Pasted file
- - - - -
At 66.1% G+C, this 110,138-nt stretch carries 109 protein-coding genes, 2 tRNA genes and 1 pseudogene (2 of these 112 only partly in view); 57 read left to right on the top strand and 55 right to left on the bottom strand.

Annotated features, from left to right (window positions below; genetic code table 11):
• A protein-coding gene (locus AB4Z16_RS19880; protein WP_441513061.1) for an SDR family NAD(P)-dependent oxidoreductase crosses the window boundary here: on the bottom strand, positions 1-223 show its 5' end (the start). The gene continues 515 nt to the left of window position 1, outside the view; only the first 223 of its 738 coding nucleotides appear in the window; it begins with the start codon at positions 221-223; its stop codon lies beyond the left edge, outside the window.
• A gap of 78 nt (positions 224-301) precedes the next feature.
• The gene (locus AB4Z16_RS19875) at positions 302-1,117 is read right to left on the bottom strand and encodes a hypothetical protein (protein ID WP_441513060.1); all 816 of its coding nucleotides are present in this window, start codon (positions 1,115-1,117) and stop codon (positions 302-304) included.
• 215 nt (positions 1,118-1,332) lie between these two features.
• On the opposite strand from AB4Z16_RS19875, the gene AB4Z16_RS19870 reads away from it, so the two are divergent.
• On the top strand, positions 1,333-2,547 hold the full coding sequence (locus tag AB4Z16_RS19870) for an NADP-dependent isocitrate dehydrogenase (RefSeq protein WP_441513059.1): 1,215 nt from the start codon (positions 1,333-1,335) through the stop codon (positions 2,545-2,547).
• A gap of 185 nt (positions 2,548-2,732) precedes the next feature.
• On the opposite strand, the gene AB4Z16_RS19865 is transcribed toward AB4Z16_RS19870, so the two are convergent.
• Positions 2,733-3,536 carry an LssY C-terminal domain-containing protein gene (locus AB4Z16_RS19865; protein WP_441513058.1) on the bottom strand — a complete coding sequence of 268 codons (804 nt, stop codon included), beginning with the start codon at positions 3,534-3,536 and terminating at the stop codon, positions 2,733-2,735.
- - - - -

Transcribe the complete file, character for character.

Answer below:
At 66.1% G+C, this 110,138-nt stretch carries 109 protein-coding genes, 2 tRNA genes and 1 pseudogene (2 of these 112 only partly in view); 57 read left to right on the top strand and 55 right to left on the bottom strand.

Annotated features, from left to right (window positions below; genetic code table 11):
• A protein-coding gene (locus AB4Z16_RS19880; protein WP_441513061.1) for an SDR family NAD(P)-dependent oxidoreductase crosses the window boundary here: on the bottom strand, positions 1-223 show its 5' end (the start). The gene continues 515 nt to the left of window position 1, outside the view; only the first 223 of its 738 coding nucleotides appear in the window; it begins with the start codon at positions 221-223; its stop codon lies beyond the left edge, outside the window.
• A gap of 78 nt (positions 224-301) precedes the next feature.
• The gene (locus AB4Z16_RS19875) at positions 302-1,117 is read right to left on the bottom strand and encodes a hypothetical protein (protein ID WP_441513060.1); all 816 of its coding nucleotides are present in this window, start codon (positions 1,115-1,117) and stop codon (positions 302-304) included.
• 215 nt (positions 1,118-1,332) lie between these two features.
• On the opposite strand from AB4Z16_RS19875, the gene AB4Z16_RS19870 reads away from it, so the two are divergent.
• On the top strand, positions 1,333-2,547 hold the full coding sequence (locus tag AB4Z16_RS19870) for an NADP-dependent isocitrate dehydrogenase (RefSeq protein WP_441513059.1): 1,215 nt from the start codon (positions 1,333-1,335) through the stop codon (positions 2,545-2,547).
• A gap of 185 nt (positions 2,548-2,732) precedes the next feature.
• On the opposite strand, the gene AB4Z16_RS19865 is transcribed toward AB4Z16_RS19870, so the two are convergent.
• Positions 2,733-3,536 carry an LssY C-terminal domain-containing protein gene (locus AB4Z16_RS19865; protein WP_441513058.1) on the bottom strand — a complete coding sequence of 268 codons (804 nt, stop codon included), beginning with the start codon at positions 3,534-3,536 and terminating at the stop codon, positions 2,733-2,735.